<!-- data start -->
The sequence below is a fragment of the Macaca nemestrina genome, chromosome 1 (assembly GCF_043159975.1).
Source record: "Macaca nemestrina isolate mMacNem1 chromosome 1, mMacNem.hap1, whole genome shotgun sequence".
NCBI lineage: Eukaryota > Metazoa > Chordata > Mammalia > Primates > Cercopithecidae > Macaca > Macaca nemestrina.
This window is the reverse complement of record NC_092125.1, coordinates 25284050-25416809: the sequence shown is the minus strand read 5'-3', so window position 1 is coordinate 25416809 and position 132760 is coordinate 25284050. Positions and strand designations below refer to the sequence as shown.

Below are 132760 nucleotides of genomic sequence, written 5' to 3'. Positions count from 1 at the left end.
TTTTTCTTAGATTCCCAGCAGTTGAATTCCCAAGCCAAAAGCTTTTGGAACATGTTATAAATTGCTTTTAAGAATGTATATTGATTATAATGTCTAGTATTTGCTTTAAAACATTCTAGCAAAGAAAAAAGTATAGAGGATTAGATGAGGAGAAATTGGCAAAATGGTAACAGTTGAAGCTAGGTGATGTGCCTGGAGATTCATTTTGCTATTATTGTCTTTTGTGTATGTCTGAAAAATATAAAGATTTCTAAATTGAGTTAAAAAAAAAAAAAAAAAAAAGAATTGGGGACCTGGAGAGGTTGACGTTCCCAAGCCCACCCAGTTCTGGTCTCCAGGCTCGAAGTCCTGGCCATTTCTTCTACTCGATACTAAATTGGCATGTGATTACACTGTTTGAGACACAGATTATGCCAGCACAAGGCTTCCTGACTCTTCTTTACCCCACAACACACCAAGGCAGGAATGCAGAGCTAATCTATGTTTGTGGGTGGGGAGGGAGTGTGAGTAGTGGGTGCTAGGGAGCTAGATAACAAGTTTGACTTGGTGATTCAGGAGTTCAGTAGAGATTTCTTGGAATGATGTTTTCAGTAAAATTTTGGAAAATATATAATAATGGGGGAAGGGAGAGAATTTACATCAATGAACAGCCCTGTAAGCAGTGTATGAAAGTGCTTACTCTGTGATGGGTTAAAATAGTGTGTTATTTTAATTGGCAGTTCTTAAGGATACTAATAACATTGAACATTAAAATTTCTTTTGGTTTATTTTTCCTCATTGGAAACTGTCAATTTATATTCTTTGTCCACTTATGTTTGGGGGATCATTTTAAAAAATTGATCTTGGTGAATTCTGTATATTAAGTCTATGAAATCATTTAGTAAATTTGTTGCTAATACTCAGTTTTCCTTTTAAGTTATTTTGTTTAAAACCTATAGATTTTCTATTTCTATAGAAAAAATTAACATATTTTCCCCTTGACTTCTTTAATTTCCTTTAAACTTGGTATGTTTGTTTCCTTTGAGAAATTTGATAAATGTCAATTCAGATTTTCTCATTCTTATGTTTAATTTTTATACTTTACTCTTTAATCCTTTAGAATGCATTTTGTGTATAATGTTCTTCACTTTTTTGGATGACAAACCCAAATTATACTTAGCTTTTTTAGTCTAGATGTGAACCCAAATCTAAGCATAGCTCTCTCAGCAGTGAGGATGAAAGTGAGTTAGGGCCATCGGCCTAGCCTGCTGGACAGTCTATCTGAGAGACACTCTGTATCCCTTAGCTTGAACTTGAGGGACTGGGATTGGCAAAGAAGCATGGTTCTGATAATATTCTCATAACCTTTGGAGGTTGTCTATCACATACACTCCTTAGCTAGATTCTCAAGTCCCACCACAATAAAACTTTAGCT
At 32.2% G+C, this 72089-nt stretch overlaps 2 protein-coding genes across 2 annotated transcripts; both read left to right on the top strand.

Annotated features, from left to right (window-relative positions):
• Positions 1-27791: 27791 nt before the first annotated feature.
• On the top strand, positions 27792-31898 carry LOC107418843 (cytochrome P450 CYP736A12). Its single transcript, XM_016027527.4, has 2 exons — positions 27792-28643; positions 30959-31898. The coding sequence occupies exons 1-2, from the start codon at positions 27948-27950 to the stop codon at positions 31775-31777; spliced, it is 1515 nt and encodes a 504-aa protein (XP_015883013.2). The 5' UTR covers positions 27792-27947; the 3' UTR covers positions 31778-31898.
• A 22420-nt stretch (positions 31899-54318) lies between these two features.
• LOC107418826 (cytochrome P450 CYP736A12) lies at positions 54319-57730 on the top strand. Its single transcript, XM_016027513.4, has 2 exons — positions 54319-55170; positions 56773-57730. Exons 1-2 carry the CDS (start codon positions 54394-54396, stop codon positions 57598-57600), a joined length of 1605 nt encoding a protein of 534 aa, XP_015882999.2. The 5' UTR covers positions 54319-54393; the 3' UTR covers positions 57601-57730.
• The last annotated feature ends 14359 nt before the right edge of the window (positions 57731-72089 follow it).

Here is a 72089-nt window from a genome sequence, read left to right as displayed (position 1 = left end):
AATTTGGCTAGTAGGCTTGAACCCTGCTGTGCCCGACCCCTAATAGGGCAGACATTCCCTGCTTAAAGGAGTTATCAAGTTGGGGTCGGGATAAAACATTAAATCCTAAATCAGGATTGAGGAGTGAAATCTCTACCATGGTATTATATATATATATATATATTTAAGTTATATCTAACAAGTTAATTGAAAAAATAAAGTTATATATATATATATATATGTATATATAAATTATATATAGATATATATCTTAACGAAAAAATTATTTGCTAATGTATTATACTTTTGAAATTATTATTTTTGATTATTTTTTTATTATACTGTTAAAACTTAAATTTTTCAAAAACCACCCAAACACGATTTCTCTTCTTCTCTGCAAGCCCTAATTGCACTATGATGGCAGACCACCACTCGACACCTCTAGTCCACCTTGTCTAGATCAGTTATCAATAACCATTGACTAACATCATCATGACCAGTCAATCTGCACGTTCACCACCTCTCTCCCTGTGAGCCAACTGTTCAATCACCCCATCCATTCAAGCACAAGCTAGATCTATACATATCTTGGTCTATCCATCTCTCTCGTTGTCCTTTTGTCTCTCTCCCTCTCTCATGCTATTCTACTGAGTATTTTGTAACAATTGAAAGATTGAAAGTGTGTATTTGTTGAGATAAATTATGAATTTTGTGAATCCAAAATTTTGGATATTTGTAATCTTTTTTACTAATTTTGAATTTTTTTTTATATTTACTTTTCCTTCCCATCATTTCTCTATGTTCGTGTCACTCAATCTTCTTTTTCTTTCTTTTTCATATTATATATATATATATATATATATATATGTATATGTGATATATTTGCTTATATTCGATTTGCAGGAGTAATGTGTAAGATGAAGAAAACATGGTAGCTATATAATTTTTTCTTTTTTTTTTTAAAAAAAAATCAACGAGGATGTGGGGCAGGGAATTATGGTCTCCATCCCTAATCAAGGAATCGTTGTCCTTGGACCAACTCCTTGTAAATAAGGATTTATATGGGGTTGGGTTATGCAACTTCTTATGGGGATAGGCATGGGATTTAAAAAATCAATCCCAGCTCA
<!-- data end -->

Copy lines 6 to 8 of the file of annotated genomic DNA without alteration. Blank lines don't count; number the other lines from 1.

TTTTTCTTAGATTCCCAGCAGTTGAATTCCCAAGCCAAAAGCTTTTGGAACATGTTATAAATTGCTTTTAAGAATGTATATTGATTATAATGTCTAGTATTTGCTTTAAAACATTCTAGCAAAGAAAAAAGTATAGAGGATTAGATGAGGAGAAATTGGCAAAATGGTAACAGTTGAAGCTAGGTGATGTGCCTGGAGATTCATTTTGCTATTATTGTCTTTTGTGTATGTCTGAAAAATATAAAGATTTCTAAATTGAGTTAAAAAAAAAAAAAAAAAAAAGAATTGGGGACCTGGAGAGGTTGACGTTCCCAAGCCCACCCAGTTCTGGTCTCCAGGCTCGAAGTCCTGGCCATTTCTTCTACTCGATACTAAATTGGCATGTGATTACACTGTTTGAGACACAGATTATGCCAGCACAAGGCTTCCTGACTCTTCTTTACCCCACAACACACCAAGGCAGGAATGCAGAGCTAATCTATGTTTGTGGGTGGGGAGGGAGTGTGAGTAGTGGGTGCTAGGGAGCTAGATAACAAGTTTGACTTGGTGATTCAGGAGTTCAGTAGAGATTTCTTGGAATGATGTTTTCAGTAAAATTTTGGAAAATATATAATAATGGGGGAAGGGAGAGAATTTACATCAATGAACAGCCCTGTAAGCAGTGTATGAAAGTGCTTACTCTGTGATGGGTTAAAATAGTGTGTTATTTTAATTGGCAGTTCTTAAGGATACTAATAACATTGAACATTAAAATTTCTTTTGGTTTATTTTTCCTCATTGGAAACTGTCAATTTATATTCTTTGTCCACTTATGTTTGGGGGATCATTTTAAAAAATTGATCTTGGTGAATTCTGTATATTAAGTCTATGAAATCATTTAGTAAATTTGTTGCTAATACTCAGTTTTCCTTTTAAGTTATTTTGTTTAAAACCTATAGATTTTCTATTTCTATAGAAAAAATTAACATATTTTCCCCTTGACTTCTTTAATTTCCTTTAAACTTGGTATGTTTGTTTCCTTTGAGAAATTTGATAAATGTCAATTCAGATTTTCTCATTCTTATGTTTAATTTTTATACTTTACTCTTTAATCCTTTAGAATGCATTTTGTGTATAATGTTCTTCACTTTTTTGGATGACAAACCCAAATTATACTTAGCTTTTTTAGTCTAGATGTGAACCCAAATCTAAGCATAGCTCTCTCAGCAGTGAGGATGAAAGTGAGTTAGGGCCATCGGCCTAGCCTGCTGGACAGTCTATCTGAGAGACACTCTGTATCCCTTAGCTTGAACTTGAGGGACTGGGATTGGCAAAGAAGCATGGTTCTGATAATATTCTCATAACCTTTGGAGGTTGTCTATCACATACACTCCTTAGCTAGATTCTCAAGTCCCACCACAATAAAACTTTAGCT
At 32.2% G+C, this 72089-nt stretch overlaps 2 protein-coding genes across 2 annotated transcripts; both read left to right on the top strand.

Annotated features, from left to right (window-relative positions):